Mowbray’s critique actually makes it look like Register is doing a decent job. By Mowbray’s own account, Register revived a demoralized newsroom and actually began trying to compete for market share. Imagine that, trying to address issues that Arabs care about on an Arabic TV station! Register is also apparently allowing a politically more diverse array of guests to speak live and uncensored. To Mowbray, “he should know that live TV is the wrong venue for firebrands or guests prone to outrageous commentary.” To most observers of Arab media, live TV is both very attractive to Arab viewers (one of al-Jazeera’s calling cards) and a far more liberal approach (live talk shows suggest a “public sphere”, while edited programs allow for state control and censorship). If it’s true that Register is pushing for live interactions rather than scripted, controlled settings then he’s doing something else right. Mowbray grudgingly admits that “it is true that al-Hurra has increased its coverage of U.S. politics.” That’s great – since, as a certain critic of al-Hurra advised its new management on arrival, “there remains one niche which has not really been filled in which al-Hurra could actually have a competitive advantage: coverage of America and of American politics.”

His main charge is that al-Hurra had been instructed to stop pushing investigations of “Arab government wrongdoing”. Now, even if true, this would greatly exaggerate what it did under Harb, which rarely bothered any Arab government except occasionally Syria. I did see some al-Hurra coverage of the Egyptian anti-torture/police brutality campaign, which Wa’il Abass greatly appreciated… but that happened under Register, not Harb. Alas, even if Mowbray’s allegations were true, it would accurately reflect the change in American foreign policy over the last year, which has abandoned democracy promotion in the region in favor of building an anti-Iranian coalition – so Mowbray might take it up with the Bush administration.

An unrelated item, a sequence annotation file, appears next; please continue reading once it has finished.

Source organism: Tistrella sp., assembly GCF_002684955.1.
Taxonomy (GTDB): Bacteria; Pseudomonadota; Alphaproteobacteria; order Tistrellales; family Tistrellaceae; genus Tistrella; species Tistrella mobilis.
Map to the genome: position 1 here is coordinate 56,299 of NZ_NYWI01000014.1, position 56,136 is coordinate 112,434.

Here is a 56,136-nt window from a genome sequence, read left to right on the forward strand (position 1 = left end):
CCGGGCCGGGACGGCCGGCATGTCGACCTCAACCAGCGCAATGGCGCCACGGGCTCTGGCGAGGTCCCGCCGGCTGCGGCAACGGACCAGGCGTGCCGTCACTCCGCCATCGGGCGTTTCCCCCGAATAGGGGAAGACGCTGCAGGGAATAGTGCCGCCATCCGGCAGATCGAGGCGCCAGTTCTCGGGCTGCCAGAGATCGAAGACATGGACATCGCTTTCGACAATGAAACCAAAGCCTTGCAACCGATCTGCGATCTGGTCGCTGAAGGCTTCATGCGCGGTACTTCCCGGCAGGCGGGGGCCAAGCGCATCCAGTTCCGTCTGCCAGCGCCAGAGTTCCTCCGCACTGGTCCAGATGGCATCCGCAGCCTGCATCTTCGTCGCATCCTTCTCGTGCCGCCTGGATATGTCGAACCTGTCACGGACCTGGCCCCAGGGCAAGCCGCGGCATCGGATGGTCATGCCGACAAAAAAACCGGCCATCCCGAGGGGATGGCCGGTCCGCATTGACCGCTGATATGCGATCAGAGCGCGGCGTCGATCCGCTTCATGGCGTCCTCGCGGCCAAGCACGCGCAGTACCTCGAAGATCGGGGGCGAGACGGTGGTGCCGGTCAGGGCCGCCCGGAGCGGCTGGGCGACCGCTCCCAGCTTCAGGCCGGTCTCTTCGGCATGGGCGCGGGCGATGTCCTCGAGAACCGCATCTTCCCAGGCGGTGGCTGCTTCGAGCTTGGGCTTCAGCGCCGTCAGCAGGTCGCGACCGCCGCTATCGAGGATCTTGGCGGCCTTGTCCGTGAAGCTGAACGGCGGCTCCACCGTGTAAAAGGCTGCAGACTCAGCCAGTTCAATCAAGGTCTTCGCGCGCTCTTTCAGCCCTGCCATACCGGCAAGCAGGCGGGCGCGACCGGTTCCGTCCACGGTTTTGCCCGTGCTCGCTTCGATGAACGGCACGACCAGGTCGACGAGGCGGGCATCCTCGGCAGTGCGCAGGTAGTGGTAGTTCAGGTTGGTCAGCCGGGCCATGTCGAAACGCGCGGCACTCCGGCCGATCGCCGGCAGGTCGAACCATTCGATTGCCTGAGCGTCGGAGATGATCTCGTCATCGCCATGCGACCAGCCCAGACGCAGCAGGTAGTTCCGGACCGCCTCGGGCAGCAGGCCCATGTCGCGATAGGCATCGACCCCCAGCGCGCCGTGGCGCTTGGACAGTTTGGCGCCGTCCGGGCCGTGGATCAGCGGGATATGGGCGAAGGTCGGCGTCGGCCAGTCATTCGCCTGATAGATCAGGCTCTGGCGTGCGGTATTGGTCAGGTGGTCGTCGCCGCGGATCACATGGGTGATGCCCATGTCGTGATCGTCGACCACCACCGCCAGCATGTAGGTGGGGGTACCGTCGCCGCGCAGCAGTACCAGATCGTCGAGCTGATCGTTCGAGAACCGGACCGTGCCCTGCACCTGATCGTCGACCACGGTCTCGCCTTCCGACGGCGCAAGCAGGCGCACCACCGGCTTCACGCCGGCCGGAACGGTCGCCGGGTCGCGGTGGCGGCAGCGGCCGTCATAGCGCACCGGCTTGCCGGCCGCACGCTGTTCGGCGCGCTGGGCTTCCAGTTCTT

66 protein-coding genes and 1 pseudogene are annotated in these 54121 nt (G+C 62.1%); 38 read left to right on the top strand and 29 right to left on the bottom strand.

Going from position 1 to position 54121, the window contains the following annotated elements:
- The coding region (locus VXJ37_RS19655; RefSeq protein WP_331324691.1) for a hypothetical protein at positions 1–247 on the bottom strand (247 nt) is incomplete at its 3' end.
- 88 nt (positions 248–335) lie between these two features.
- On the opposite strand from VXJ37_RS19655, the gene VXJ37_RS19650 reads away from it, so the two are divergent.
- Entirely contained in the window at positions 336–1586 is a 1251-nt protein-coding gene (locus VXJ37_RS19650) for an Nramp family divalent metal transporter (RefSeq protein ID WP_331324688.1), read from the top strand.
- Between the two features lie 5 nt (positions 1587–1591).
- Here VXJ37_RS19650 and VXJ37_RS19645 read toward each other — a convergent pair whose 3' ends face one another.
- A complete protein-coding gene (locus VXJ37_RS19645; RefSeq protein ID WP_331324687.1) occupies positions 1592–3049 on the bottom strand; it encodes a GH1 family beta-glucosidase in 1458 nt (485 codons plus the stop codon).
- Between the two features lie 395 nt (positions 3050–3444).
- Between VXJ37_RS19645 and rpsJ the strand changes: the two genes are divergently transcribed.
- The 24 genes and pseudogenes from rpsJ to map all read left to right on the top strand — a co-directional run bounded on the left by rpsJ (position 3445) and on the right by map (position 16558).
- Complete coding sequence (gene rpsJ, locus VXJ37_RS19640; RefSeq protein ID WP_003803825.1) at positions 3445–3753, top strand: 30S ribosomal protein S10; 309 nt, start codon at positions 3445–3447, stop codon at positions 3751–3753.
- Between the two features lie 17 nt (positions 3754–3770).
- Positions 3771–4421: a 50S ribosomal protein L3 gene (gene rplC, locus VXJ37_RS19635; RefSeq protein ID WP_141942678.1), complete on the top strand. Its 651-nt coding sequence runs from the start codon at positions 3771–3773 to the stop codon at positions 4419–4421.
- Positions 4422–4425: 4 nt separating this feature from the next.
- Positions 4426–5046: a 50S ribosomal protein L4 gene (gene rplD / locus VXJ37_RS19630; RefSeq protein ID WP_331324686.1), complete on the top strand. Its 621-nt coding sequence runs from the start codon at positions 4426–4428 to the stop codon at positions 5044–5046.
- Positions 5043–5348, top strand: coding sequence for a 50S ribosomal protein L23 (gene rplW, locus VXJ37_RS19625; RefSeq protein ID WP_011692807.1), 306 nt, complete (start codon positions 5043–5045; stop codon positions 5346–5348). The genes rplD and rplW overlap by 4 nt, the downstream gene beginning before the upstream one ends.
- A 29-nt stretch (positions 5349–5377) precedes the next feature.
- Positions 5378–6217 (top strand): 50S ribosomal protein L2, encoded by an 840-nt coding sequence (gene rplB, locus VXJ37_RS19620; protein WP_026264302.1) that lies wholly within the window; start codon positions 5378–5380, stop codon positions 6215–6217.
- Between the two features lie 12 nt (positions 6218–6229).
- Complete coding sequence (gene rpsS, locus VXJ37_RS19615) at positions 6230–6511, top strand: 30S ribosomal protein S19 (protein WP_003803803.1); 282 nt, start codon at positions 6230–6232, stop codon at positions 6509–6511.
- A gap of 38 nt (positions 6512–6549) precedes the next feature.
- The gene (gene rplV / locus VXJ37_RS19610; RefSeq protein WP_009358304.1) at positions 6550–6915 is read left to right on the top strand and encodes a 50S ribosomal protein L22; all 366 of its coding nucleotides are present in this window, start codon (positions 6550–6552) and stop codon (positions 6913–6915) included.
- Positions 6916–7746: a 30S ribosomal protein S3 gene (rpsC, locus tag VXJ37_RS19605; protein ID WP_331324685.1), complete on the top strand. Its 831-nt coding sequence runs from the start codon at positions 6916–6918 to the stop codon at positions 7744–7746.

I’m in no position to judge whether Mowbray’s charges about al-Hurra’s content are accurate, though, since as I’ve been complaining for years the station still offers no live feed available in the United States or transcripts of its programs – an ongoing problem which will continue to plage oversight. In an update posted on a conservative blog, Mowbray says that the BBG responded with a letter that accused him of “”accept[ing] — lock, stock, and barrel — imprecise information” that resulted in creating a “generalized web of inaccuracies.”” The real problem, as I’ve been saying for years, is that the lack of access to the station’s programming shields it from scrutiny and makes it difficult for anyone to either criticize or defend it with any credibility. After citing one example of al-Hurra’s malfeasance, Mowbray says “Translations were provided by a fluent Arabic-speaking U.S. government official.” That’s nice. Did this helpful official also provide translations of the rest of the content to judge the context of the remarks and their representativeness, or was s/he just – god forbid – cherry-picking in order to score political points? How would we know? Wouldn’t it be nice if the transcripts (like audience market survey data) were available to the public to see in context and judge for themselves? He also says that “Faced with my Wall Street Journal column on U.S. taxpayer-financed al-Hurra is becoming a platform for Islamic terrorists, as well as an outlet for the jihadists’ propaganda, the panel that oversees the network could have chosen to comb the archives to see if reform is needed.” Could they? Are such archives available? Not by my experience, but I’d be happy to learn of their existence and availability to scrutiny – and to note the irony of this suddenly becoming an important issue, after I’ve been writing about it for years.